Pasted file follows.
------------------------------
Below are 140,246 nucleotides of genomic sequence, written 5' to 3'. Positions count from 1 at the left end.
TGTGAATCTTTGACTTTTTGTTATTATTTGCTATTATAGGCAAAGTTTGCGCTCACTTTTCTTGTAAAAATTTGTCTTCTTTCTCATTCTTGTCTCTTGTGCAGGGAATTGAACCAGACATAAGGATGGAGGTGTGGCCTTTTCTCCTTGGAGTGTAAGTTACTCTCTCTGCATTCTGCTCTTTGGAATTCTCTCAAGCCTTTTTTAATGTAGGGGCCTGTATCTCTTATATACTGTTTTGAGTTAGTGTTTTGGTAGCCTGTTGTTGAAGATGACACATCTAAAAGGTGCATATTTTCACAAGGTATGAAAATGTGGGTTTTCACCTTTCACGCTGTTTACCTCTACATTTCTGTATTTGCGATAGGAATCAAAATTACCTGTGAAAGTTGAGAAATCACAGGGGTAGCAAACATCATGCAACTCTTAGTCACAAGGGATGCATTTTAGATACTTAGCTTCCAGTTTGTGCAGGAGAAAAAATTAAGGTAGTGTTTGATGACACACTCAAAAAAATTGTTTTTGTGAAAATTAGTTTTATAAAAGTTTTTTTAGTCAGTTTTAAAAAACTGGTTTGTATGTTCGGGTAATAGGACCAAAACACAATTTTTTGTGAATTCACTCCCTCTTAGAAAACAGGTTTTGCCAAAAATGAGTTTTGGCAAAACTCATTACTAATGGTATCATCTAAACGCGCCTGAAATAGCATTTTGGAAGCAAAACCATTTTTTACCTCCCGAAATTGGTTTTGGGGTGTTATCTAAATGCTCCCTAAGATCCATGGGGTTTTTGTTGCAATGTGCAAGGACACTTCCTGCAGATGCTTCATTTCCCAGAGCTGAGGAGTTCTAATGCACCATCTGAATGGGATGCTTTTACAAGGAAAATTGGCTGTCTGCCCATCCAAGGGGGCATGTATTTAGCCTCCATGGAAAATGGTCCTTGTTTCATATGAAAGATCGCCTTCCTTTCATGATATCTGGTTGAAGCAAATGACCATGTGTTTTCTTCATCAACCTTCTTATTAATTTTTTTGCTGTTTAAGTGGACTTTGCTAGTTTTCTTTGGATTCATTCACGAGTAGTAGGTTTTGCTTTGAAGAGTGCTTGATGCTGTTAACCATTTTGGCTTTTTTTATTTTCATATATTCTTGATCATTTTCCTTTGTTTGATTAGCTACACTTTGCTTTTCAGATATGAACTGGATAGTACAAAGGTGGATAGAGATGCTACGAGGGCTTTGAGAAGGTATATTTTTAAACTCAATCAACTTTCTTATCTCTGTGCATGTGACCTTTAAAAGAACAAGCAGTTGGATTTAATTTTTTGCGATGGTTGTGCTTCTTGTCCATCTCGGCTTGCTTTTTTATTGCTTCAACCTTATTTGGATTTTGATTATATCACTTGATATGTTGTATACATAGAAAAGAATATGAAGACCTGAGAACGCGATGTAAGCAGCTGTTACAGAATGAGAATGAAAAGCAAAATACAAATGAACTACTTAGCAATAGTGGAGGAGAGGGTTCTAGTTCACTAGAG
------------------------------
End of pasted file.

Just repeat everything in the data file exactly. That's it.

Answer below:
Below are 140,246 nucleotides of genomic sequence, written 5' to 3'. Positions count from 1 at the left end.
TGTGAATCTTTGACTTTTTGTTATTATTTGCTATTATAGGCAAAGTTTGCGCTCACTTTTCTTGTAAAAATTTGTCTTCTTTCTCATTCTTGTCTCTTGTGCAGGGAATTGAACCAGACATAAGGATGGAGGTGTGGCCTTTTCTCCTTGGAGTGTAAGTTACTCTCTCTGCATTCTGCTCTTTGGAATTCTCTCAAGCCTTTTTTAATGTAGGGGCCTGTATCTCTTATATACTGTTTTGAGTTAGTGTTTTGGTAGCCTGTTGTTGAAGATGACACATCTAAAAGGTGCATATTTTCACAAGGTATGAAAATGTGGGTTTTCACCTTTCACGCTGTTTACCTCTACATTTCTGTATTTGCGATAGGAATCAAAATTACCTGTGAAAGTTGAGAAATCACAGGGGTAGCAAACATCATGCAACTCTTAGTCACAAGGGATGCATTTTAGATACTTAGCTTCCAGTTTGTGCAGGAGAAAAAATTAAGGTAGTGTTTGATGACACACTCAAAAAAATTGTTTTTGTGAAAATTAGTTTTATAAAAGTTTTTTTAGTCAGTTTTAAAAAACTGGTTTGTATGTTCGGGTAATAGGACCAAAACACAATTTTTTGTGAATTCACTCCCTCTTAGAAAACAGGTTTTGCCAAAAATGAGTTTTGGCAAAACTCATTACTAATGGTATCATCTAAACGCGCCTGAAATAGCATTTTGGAAGCAAAACCATTTTTTACCTCCCGAAATTGGTTTTGGGGTGTTATCTAAATGCTCCCTAAGATCCATGGGGTTTTTGTTGCAATGTGCAAGGACACTTCCTGCAGATGCTTCATTTCCCAGAGCTGAGGAGTTCTAATGCACCATCTGAATGGGATGCTTTTACAAGGAAAATTGGCTGTCTGCCCATCCAAGGGGGCATGTATTTAGCCTCCATGGAAAATGGTCCTTGTTTCATATGAAAGATCGCCTTCCTTTCATGATATCTGGTTGAAGCAAATGACCATGTGTTTTCTTCATCAACCTTCTTATTAATTTTTTTGCTGTTTAAGTGGACTTTGCTAGTTTTCTTTGGATTCATTCACGAGTAGTAGGTTTTGCTTTGAAGAGTGCTTGATGCTGTTAACCATTTTGGCTTTTTTTATTTTCATATATTCTTGATCATTTTCCTTTGTTTGATTAGCTACACTTTGCTTTTCAGATATGAACTGGATAGTACAAAGGTGGATAGAGATGCTACGAGGGCTTTGAGAAGGTATATTTTTAAACTCAATCAACTTTCTTATCTCTGTGCATGTGACCTTTAAAAGAACAAGCAGTTGGATTTAATTTTTTGCGATGGTTGTGCTTCTTGTCCATCTCGGCTTGCTTTTTTATTGCTTCAACCTTATTTGGATTTTGATTATATCACTTGATATGTTGTATACATAGAAAAGAATATGAAGACCTGAGAACGCGATGTAAGCAGCTGTTACAGAATGAGAATGAAAAGCAAAATACAAATGAACTACTTAGCAATAGTGGAGGAGAGGGTTCTAGTTCACTAGAG